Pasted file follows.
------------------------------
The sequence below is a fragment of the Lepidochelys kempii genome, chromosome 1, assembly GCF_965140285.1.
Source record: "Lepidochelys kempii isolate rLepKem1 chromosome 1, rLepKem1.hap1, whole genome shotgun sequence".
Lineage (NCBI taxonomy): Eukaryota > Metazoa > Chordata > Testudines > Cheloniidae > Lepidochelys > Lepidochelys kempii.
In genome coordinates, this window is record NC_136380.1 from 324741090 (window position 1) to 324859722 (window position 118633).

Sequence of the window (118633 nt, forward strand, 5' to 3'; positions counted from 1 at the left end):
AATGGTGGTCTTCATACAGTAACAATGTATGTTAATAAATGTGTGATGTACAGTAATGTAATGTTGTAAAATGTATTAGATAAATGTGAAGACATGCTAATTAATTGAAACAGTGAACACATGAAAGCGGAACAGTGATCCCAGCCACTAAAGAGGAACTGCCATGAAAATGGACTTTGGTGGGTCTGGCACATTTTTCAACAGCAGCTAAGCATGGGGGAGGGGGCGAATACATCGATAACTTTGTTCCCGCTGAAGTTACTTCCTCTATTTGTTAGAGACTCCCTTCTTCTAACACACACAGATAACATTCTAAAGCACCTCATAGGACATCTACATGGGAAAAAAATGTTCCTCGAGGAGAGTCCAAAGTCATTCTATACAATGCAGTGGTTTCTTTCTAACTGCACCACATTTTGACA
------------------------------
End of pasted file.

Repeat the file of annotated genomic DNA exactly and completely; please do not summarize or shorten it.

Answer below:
The sequence below is a fragment of the Lepidochelys kempii genome, chromosome 1, assembly GCF_965140285.1.
Source record: "Lepidochelys kempii isolate rLepKem1 chromosome 1, rLepKem1.hap1, whole genome shotgun sequence".
Lineage (NCBI taxonomy): Eukaryota > Metazoa > Chordata > Testudines > Cheloniidae > Lepidochelys > Lepidochelys kempii.
In genome coordinates, this window is record NC_136380.1 from 324741090 (window position 1) to 324859722 (window position 118633).

Sequence of the window (118633 nt, forward strand, 5' to 3'; positions counted from 1 at the left end):
AATGGTGGTCTTCATACAGTAACAATGTATGTTAATAAATGTGTGATGTACAGTAATGTAATGTTGTAAAATGTATTAGATAAATGTGAAGACATGCTAATTAATTGAAACAGTGAACACATGAAAGCGGAACAGTGATCCCAGCCACTAAAGAGGAACTGCCATGAAAATGGACTTTGGTGGGTCTGGCACATTTTTCAACAGCAGCTAAGCATGGGGGAGGGGGCGAATACATCGATAACTTTGTTCCCGCTGAAGTTACTTCCTCTATTTGTTAGAGACTCCCTTCTTCTAACACACACAGATAACATTCTAAAGCACCTCATAGGACATCTACATGGGAAAAAAATGTTCCTCGAGGAGAGTCCAAAGTCATTCTATACAATGCAGTGGTTTCTTTCTAACTGCACCACATTTTGACA